Asbestos found at Blackdog site

Edna Booth with the proposed site for the substation in the background.
Edna Booth with the proposed site for the substation in the background.

Investigations at the site of a proposed electricity substation in an Aberdeenshire coastal community have found low level traces of asbestos.

The work at Blackdog, near Balmedie, has been carried out as part of the European Offshore Wind Deployment Centre (EOWDC) windfarm development.

The site probe has included surveys and exploratory tests related to an environmental impact assessment.

Developers have forwarded a detailed report to Aberdeenshire Council.

The substation is linked to the multi-million pound offshore windfarm project in Aberdeen Bay.

More than 60 out of around 80 householders in Blackdog sent letters of protest to Formartine Area Committee regarding the substation plans, which are for a former landfill site south of Hareburn Terrace.

Following a public hearing into the onshore project earlier this year, the committee asked EOWDC to carry out site investigations.

Iain Todd, project spokesman for the EOWDC, said: “It is not unusual to find traces of asbestos in brownfield sites such as this, where there are areas of former industrial workings including a former landfill, and the site investigation findings are generally as expected.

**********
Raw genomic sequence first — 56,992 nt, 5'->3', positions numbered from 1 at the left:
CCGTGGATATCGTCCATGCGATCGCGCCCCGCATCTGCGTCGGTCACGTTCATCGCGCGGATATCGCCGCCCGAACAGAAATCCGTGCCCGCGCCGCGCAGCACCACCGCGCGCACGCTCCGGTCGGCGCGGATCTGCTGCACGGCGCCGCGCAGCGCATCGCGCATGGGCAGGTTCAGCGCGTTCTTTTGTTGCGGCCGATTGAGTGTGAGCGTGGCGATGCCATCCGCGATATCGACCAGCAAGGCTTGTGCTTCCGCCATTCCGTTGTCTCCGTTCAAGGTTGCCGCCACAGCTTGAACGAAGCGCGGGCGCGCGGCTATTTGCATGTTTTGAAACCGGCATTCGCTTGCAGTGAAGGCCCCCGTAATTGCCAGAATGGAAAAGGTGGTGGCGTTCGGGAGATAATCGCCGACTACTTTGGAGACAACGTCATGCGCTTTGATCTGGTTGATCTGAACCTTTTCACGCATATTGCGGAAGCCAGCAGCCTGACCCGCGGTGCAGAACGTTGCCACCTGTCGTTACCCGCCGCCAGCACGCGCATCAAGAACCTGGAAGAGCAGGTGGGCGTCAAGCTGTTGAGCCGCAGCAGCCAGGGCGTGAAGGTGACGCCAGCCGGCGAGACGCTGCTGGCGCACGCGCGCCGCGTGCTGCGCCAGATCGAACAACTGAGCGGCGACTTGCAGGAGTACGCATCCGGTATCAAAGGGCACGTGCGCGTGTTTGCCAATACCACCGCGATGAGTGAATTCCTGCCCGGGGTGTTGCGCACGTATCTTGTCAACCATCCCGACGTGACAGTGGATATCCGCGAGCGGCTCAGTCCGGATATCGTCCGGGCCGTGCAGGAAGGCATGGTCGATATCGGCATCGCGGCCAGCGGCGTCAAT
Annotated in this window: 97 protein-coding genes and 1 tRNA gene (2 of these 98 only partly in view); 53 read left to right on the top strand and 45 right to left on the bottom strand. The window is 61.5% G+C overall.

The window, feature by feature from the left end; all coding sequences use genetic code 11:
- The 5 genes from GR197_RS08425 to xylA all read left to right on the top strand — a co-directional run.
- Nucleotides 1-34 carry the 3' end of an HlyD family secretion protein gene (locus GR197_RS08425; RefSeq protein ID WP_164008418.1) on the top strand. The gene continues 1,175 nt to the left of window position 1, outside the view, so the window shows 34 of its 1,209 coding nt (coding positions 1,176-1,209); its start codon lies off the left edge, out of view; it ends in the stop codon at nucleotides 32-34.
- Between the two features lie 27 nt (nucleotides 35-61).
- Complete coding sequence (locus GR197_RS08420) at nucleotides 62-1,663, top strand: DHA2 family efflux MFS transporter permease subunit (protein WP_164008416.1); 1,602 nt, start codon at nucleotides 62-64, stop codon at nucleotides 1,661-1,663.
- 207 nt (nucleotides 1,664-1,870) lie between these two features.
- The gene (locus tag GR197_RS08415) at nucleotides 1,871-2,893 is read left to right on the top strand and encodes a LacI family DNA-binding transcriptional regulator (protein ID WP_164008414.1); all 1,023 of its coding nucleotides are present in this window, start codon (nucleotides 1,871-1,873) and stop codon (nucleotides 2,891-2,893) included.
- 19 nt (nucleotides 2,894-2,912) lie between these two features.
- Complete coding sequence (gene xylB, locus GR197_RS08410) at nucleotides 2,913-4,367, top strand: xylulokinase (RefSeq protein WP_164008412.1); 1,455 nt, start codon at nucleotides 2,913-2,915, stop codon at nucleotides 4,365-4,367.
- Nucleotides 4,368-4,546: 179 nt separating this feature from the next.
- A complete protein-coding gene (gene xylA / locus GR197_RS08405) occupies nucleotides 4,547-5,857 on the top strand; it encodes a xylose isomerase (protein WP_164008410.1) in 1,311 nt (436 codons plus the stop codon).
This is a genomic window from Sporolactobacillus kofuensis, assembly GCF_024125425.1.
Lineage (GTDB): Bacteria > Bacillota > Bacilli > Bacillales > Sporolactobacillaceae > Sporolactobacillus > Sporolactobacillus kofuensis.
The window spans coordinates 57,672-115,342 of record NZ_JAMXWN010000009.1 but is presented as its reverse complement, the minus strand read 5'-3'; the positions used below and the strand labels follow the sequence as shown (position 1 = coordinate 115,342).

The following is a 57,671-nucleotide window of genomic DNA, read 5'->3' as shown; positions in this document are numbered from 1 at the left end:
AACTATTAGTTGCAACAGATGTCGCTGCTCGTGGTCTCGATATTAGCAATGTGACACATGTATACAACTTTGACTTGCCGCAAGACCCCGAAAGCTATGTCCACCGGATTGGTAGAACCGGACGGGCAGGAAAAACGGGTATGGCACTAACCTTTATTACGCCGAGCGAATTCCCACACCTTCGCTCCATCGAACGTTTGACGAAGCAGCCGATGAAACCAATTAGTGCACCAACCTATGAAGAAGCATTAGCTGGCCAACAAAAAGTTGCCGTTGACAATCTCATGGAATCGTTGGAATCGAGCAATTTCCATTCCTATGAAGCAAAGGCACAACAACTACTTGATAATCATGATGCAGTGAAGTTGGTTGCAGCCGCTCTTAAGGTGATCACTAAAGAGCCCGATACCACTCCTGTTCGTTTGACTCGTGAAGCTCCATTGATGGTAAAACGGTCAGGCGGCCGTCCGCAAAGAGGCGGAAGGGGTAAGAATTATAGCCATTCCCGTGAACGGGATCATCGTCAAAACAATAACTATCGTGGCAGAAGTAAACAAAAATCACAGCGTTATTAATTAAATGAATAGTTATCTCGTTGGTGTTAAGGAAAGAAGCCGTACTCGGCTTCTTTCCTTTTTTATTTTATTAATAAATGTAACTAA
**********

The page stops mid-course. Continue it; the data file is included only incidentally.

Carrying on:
“Should the development proceed, we will of course implement all proper control measures in terms of health and safety, environmental protection and waste disposal.

“The partners behind the EOWDC have always informed the local community of their commitment to improving any areas of ground where contaminants are discovered if consent is granted for the onshore works in order to render it safe for development.

“Indeed, we believe any such remediation work required would greatly improve the condition of the site.

“Before the partners behind the EOWDC submitted the planning application for the onshore works, a detailed environmental appraisal of the proposed development was carried out to professional standards even though the planning service deemed that this was not required.

“The appraisal was conducted to ensure careful and diligent consideration is given to minimising potential environmental impacts from the proposed development, throughout its lifetime.”

Villagers recently stepped up their opposition to the substation and launched an online petition.

Edna Booth, who has spearheaded the campaign along with neighbour Nicola Brown, said they were “disappointed” by the results of the investigation.

She added: “We had expected to find a lot of asbestos. We believe they drilled in the wrong place and did not go far enough into the ground.

“The residents have voiced their concerns but, at the end of the day, the council will decide if it goes ahead.”